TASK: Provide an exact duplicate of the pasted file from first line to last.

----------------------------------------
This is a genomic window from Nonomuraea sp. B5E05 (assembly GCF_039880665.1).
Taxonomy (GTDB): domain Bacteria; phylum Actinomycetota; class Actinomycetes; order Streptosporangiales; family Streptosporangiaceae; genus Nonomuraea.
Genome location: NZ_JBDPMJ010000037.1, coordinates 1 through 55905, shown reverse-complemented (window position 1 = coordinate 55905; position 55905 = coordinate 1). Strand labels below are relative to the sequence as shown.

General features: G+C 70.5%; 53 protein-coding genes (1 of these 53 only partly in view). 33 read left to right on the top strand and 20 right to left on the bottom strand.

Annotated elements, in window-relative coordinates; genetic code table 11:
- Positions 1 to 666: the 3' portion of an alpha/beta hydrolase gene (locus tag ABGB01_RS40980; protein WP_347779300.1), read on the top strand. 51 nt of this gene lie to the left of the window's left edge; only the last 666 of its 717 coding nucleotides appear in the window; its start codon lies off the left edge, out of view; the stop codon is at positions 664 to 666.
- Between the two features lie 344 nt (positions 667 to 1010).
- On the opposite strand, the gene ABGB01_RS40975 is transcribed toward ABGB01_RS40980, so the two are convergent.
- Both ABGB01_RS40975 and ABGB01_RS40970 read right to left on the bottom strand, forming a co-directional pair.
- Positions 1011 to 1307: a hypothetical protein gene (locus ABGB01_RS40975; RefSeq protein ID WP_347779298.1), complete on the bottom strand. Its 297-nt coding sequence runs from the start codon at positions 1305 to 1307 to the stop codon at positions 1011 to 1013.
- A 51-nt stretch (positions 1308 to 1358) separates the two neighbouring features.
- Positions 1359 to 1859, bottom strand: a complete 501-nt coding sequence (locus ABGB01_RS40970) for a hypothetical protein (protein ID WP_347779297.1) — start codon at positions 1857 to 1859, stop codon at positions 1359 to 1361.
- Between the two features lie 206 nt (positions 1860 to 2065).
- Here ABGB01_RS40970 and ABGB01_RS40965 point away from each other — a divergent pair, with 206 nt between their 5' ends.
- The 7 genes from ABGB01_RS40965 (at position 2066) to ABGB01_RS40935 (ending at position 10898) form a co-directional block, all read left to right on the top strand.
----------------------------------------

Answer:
This is a genomic window from Nonomuraea sp. B5E05 (assembly GCF_039880665.1).
Taxonomy (GTDB): domain Bacteria; phylum Actinomycetota; class Actinomycetes; order Streptosporangiales; family Streptosporangiaceae; genus Nonomuraea.
Genome location: NZ_JBDPMJ010000037.1, coordinates 1 through 55905, shown reverse-complemented (window position 1 = coordinate 55905; position 55905 = coordinate 1). Strand labels below are relative to the sequence as shown.

General features: G+C 70.5%; 53 protein-coding genes (1 of these 53 only partly in view). 33 read left to right on the top strand and 20 right to left on the bottom strand.

Annotated elements, in window-relative coordinates; genetic code table 11:
- Positions 1 to 666: the 3' portion of an alpha/beta hydrolase gene (locus tag ABGB01_RS40980; protein WP_347779300.1), read on the top strand. 51 nt of this gene lie to the left of the window's left edge; only the last 666 of its 717 coding nucleotides appear in the window; its start codon lies off the left edge, out of view; the stop codon is at positions 664 to 666.
- Between the two features lie 344 nt (positions 667 to 1010).
- On the opposite strand, the gene ABGB01_RS40975 is transcribed toward ABGB01_RS40980, so the two are convergent.
- Both ABGB01_RS40975 and ABGB01_RS40970 read right to left on the bottom strand, forming a co-directional pair.
- Positions 1011 to 1307: a hypothetical protein gene (locus ABGB01_RS40975; RefSeq protein ID WP_347779298.1), complete on the bottom strand. Its 297-nt coding sequence runs from the start codon at positions 1305 to 1307 to the stop codon at positions 1011 to 1013.
- A 51-nt stretch (positions 1308 to 1358) separates the two neighbouring features.
- Positions 1359 to 1859, bottom strand: a complete 501-nt coding sequence (locus ABGB01_RS40970) for a hypothetical protein (protein ID WP_347779297.1) — start codon at positions 1857 to 1859, stop codon at positions 1359 to 1361.
- Between the two features lie 206 nt (positions 1860 to 2065).
- Here ABGB01_RS40970 and ABGB01_RS40965 point away from each other — a divergent pair, with 206 nt between their 5' ends.
- The 7 genes from ABGB01_RS40965 (at position 2066) to ABGB01_RS40935 (ending at position 10898) form a co-directional block, all read left to right on the top strand.